It's a 32-page colour PDF, with pictures etc breaking up the text throughout. I found the rules a little oddly laid out - things were not where I expected them- for example explanation of statuses like 'suppressed' appear in the stats section rather than the shooting section, and terrain being straight at the start of the book before activation, and not near movement or firing.
It says it is inspired by Impetus (a mass battle historical game), and this is obvious through the rules - for examples measurements are in a generic unit called "U" - a common thing is historical games where basing scales can vary wildly. It would have been just as easy to say inches for 28mm and cm for 15mm. Likewise the use of "TU" instead of simply saying unit or vehicle or fire team, and unnecessary abbreviations like AP and IP (active and inactive players - nothing to do with your internet address). Unlike Lords & Servants, I found the rules quite awkward to use.
Every time I think hard-sci fi, I think of Pig Iron's awesome 28mm range. They're chunky, characterful, and paint up really well. (pic: Pig Iron Store)
There's quite a few and they don't really fall into the normal categories. The explanation of what they did was tucked away and I had to go back and look for it - which I had to do as the rules are addicted to abbreviations. So what is this M, TS, D, CC and DV?
Movement (can be cautious, tactical and running)
Team Stamina (a mix of morale/endurance)
Units roll 2d6 and the bonus of their team leader. The highest scorer is the Active Player (AP) and the other guy is the IP (inactive player).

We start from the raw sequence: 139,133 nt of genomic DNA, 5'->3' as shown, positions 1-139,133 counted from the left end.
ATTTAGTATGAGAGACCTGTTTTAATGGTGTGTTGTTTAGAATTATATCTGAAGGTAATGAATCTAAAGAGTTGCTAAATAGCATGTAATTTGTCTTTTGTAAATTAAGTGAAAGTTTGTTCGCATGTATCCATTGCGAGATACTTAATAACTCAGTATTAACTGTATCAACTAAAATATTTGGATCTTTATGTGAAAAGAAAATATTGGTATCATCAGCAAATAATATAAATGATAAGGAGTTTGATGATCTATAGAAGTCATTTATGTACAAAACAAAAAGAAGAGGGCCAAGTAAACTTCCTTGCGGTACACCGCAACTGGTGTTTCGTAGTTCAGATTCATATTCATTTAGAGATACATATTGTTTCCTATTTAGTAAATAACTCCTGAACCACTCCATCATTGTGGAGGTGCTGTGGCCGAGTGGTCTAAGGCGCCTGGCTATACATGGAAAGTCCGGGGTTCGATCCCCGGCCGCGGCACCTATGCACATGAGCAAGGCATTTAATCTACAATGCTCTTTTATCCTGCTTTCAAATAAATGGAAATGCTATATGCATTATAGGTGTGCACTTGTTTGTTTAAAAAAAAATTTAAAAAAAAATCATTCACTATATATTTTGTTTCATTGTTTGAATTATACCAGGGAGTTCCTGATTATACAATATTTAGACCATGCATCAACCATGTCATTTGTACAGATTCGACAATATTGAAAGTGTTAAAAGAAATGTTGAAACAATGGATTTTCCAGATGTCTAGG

First a TU can rally/reset if needed (i.e. remove suppression or immobilization). The TU must pass a Discipline test - a score like 3+ on a d6.
The AP moves his TU, choosing his speed (cautious, tactical, running). The IP can interrupt any non-cautious movement. Then the active TU can fire; the IP can interrupt by returning fire or taking cover. A TU who is suppressed or already fired (you only get one reaction shot) can only take cover.
Apart from noting the different movement speeds, flying units like drones and tunneling units were the only important thing here. Terrain effects on movement should logically have been included here but were found way back at the start of the book for some reason.
Sweet buckets of dice batman! A typical assault rifle rolls 2-3 dice so a single TU (fire team) will be typically rolling around 12 or more dice. Movement might halve the dice depending on the speed and type of TU.
Inactive TUs can fire once in reaction to an active unit moving or firing (i.e. overwatch). A off-board fire mission can be called in once per game. Weapons share range bands of 10-20-30-50U (inches), rolling a different amount of dice compared to their effectiveness.
The buckets of dice hit every 6. Every two 5's also count as a hit as long as the target is not in cover.
TUs can split fire between targets if they wish.
If a TU takes Damage you roll a Cohesion Test (human targets are also automatically suppressed). To pass a Cohesion Test you must roll equal or less than a Critical Number. The Critical Number is the units TS, minus the hits of damage you have just taken. Confused?
Ok, here's an example: